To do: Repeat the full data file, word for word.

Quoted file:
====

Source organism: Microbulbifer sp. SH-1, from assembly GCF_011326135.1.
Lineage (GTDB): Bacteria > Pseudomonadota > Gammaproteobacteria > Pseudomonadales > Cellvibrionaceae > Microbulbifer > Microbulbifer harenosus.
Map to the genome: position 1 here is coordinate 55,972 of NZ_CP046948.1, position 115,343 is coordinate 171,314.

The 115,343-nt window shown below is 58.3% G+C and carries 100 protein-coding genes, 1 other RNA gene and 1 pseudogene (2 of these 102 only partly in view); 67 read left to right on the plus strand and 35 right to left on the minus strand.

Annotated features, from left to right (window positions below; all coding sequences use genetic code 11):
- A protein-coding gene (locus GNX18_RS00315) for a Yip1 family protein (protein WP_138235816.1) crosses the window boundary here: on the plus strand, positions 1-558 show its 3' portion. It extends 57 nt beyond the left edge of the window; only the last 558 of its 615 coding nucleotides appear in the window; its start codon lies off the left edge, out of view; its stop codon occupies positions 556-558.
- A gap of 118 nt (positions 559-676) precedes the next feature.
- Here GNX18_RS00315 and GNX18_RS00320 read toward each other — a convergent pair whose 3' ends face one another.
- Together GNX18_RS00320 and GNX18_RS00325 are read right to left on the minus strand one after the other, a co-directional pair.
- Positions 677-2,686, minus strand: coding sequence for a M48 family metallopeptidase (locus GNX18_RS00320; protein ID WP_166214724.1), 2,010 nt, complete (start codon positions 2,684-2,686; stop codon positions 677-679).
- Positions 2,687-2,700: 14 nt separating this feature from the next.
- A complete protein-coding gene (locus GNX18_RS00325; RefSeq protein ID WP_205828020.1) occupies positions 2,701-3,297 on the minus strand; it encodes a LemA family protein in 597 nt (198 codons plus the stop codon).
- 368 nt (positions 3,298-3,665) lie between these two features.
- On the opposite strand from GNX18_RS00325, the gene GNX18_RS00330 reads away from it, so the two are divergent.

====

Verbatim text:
Source organism: Microbulbifer sp. SH-1, from assembly GCF_011326135.1.
Lineage (GTDB): Bacteria > Pseudomonadota > Gammaproteobacteria > Pseudomonadales > Cellvibrionaceae > Microbulbifer > Microbulbifer harenosus.
Map to the genome: position 1 here is coordinate 55,972 of NZ_CP046948.1, position 115,343 is coordinate 171,314.

The 115,343-nt window shown below is 58.3% G+C and carries 100 protein-coding genes, 1 other RNA gene and 1 pseudogene (2 of these 102 only partly in view); 67 read left to right on the plus strand and 35 right to left on the minus strand.

Annotated features, from left to right (window positions below; all coding sequences use genetic code 11):
- A protein-coding gene (locus GNX18_RS00315) for a Yip1 family protein (protein WP_138235816.1) crosses the window boundary here: on the plus strand, positions 1-558 show its 3' portion. It extends 57 nt beyond the left edge of the window; only the last 558 of its 615 coding nucleotides appear in the window; its start codon lies off the left edge, out of view; its stop codon occupies positions 556-558.
- A gap of 118 nt (positions 559-676) precedes the next feature.
- Here GNX18_RS00315 and GNX18_RS00320 read toward each other — a convergent pair whose 3' ends face one another.
- Together GNX18_RS00320 and GNX18_RS00325 are read right to left on the minus strand one after the other, a co-directional pair.
- Positions 677-2,686, minus strand: coding sequence for a M48 family metallopeptidase (locus GNX18_RS00320; protein ID WP_166214724.1), 2,010 nt, complete (start codon positions 2,684-2,686; stop codon positions 677-679).
- Positions 2,687-2,700: 14 nt separating this feature from the next.
- A complete protein-coding gene (locus GNX18_RS00325; RefSeq protein ID WP_205828020.1) occupies positions 2,701-3,297 on the minus strand; it encodes a LemA family protein in 597 nt (198 codons plus the stop codon).
- 368 nt (positions 3,298-3,665) lie between these two features.
- On the opposite strand from GNX18_RS00325, the gene GNX18_RS00330 reads away from it, so the two are divergent.